Canadian shoppers mean big business for the Buffalo Niagara region's stores and shopping malls. But they could mean so much more for the region, a new study said.
Canadian shoppers pumped an estimated $933 million into the Buffalo Niagara region's economy last year -- a vital source of revenue for stores, restaurants and hotels across Western New York, according to a study released Monday by a Toronto-based tourism marketing research firm.
But that spending could be much higher if the region did a better job getting those visiting shoppers to spend more time visiting other attractions and sites in the area.
"They're missing the local culture. And they're certainly not doing much with entertainment and nightlife," said Michael Erdman, a senior vice president and director of research at Longwoods International, which based its report on a survey of 655 travelers in February.
"This is really a hugely untapped opportunity," he said.
The survey, conducted for the region's two main tourism agencies, Visit Buffalo Niagara and the Niagara Tourism and Convention Corp., found that visiting Canadian shoppers tend to be younger, well-educated people with above-average incomes. They also tend to be more upscale shoppers, interested in cashing in on the lower prices and wider selection available at the Buffalo Niagara region's retailers.
"These folks are not poor. They're young and urbane. They love to do stuff that's in cities," said Erdman, a Canadian. "We are here because we like to shop. We're here for the elusive bargain we can't get in Canada."
Dottie Gallagher-Cohen, the president and chief executive officer of Visit Buffalo Niagara, said the survey is a valuable tool to help the region's businesses and tourism agencies better understand why shoppers come here; who they are; and what they do and don't do while they're here.
That means treating those Canadian shoppers less like longtime neighbors and more like visiting guests, she said.
"Canadians have a very different view than we think they do. We treat them as our neighbors across the river," she said. "They look at us as a place to shop. They look at us as a place to go to a sports event or to fly out of."
And while Western New Yorkers may think their Canadian neighbors know a lot about what to do here, the reality is they don't always know much more than where the local malls are and how to get there.
"We need to not take them for granted," said John Percy, the president and chief executive officer of the Niagara Tourism and Convention Corp.
In response, the region's tourism agencies need to do more to make sure that visiting shoppers are aware of the nonshopping attractions here -- from restaurants and nightclubs to museums and family activities -- and how to get to them.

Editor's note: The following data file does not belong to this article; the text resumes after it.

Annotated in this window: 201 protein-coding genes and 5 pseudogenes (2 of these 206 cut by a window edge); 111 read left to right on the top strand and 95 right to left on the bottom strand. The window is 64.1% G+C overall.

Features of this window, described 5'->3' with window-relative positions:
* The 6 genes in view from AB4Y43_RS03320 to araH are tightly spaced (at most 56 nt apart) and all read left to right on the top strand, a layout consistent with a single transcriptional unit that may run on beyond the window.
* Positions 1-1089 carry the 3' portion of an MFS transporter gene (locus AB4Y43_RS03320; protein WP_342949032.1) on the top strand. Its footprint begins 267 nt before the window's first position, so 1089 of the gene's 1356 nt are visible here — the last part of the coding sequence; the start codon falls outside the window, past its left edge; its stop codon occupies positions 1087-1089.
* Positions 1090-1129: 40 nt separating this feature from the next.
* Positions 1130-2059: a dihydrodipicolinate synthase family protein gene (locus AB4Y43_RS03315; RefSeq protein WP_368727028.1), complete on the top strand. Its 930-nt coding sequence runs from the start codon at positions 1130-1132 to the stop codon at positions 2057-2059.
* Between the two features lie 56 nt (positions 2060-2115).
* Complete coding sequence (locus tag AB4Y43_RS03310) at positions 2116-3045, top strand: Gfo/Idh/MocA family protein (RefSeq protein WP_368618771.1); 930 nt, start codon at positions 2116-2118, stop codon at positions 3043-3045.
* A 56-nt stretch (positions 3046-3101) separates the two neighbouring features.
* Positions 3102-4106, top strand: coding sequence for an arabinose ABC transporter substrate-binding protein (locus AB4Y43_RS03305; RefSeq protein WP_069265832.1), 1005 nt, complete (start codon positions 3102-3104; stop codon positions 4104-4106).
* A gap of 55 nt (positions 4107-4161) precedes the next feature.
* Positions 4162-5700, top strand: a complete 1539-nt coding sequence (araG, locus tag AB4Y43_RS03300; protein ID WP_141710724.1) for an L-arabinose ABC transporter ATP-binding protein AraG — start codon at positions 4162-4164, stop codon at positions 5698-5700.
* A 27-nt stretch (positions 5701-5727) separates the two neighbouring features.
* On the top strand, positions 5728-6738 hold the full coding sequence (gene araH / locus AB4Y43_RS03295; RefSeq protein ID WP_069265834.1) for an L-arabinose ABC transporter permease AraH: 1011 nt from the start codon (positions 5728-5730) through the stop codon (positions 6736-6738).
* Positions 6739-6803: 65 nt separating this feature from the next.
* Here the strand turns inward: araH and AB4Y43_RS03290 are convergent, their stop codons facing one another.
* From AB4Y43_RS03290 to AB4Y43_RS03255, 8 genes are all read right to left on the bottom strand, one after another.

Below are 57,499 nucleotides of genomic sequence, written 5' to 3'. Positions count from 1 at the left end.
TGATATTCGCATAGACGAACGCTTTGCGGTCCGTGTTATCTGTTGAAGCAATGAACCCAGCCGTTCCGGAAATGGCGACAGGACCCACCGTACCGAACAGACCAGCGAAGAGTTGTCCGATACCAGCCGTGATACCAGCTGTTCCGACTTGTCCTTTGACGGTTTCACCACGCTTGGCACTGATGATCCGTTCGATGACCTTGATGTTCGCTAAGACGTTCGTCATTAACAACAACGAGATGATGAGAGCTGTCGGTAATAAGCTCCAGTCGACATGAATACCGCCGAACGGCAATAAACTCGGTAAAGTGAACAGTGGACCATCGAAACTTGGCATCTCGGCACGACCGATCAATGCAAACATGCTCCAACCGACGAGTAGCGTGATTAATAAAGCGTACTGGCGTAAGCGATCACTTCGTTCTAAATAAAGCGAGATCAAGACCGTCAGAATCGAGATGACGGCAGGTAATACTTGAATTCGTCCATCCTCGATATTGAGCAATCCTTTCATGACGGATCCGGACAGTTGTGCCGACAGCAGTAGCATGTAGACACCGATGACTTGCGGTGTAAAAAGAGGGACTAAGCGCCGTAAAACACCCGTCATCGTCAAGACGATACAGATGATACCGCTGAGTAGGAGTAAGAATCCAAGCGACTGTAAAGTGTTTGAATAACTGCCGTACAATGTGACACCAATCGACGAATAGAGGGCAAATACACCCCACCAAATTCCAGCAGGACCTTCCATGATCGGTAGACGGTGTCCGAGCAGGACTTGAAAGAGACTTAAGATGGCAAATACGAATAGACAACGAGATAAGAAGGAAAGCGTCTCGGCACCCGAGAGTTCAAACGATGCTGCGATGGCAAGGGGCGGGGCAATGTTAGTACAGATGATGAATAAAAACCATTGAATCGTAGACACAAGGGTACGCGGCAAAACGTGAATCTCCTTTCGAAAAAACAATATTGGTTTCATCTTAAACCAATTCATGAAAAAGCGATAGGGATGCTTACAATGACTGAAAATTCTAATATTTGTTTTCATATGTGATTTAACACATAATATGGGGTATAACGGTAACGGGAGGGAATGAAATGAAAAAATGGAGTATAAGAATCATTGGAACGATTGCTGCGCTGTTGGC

Percy said that could mean sending visitors messages on their smartphones as they cross the border. It could mean better promotional materials, available at stores and other prominent spots, that would describe those attractions.
Visit Buffalo Niagara also is opening a store and visitor center this summer at Buffalo Niagara International Airport. While most of the people visiting the airport site likely will be just flying in or out of Buffalo, Gallagher-Cohen said Visit Buffalo Niagara hopes it will help show those visitors what they can do here on their next visit. About 40 percent of all passengers flying out of the airport are Canadians.
"It's not about this visit. It's about the next visit," she said. "We have to do a better job helping people navigate what there is for them to see and do."
The study also provided a detailed breakdown of just who those Canadian shoppers are.
*More than half are women, and they tend to be fairly young, with half in the 25- to 44-year-old age group. Better than three out of every five Canadian shoppers come from the Toronto metro area.
*They tend to be well-educated, with about 85 percent having attended at least some college.
*They tend to be fairly well-off, with nearly half having incomes of $100,000 and above, and more than two-thirds earning at least $75,000.
More than half of the shoppers surveyed said they had made shopping trips to the Buffalo Niagara region during the last three years, averaging one overnight trip a year and about 1.5 day trips annually.
Those shopping trips accounted for more than a third of all same-day border crossings in the Buffalo Niagara region. Overnight shopping trips made up 17 percent of all overnight border crossings.
In all, those shoppers spent an estimated $933 million in the Buffalo Niagara region last year, with nearly $400 million going to stores and another $174 million spent on food and beverages. Almost $150 million was spent on transportation, with much of that going toward gasoline purchases by Canadian shoppers filling their tanks at U.S. gas stations.
The survey estimated that the average Canadian shopper spent $266 on a typical day trip and $368 on an average overnight visit.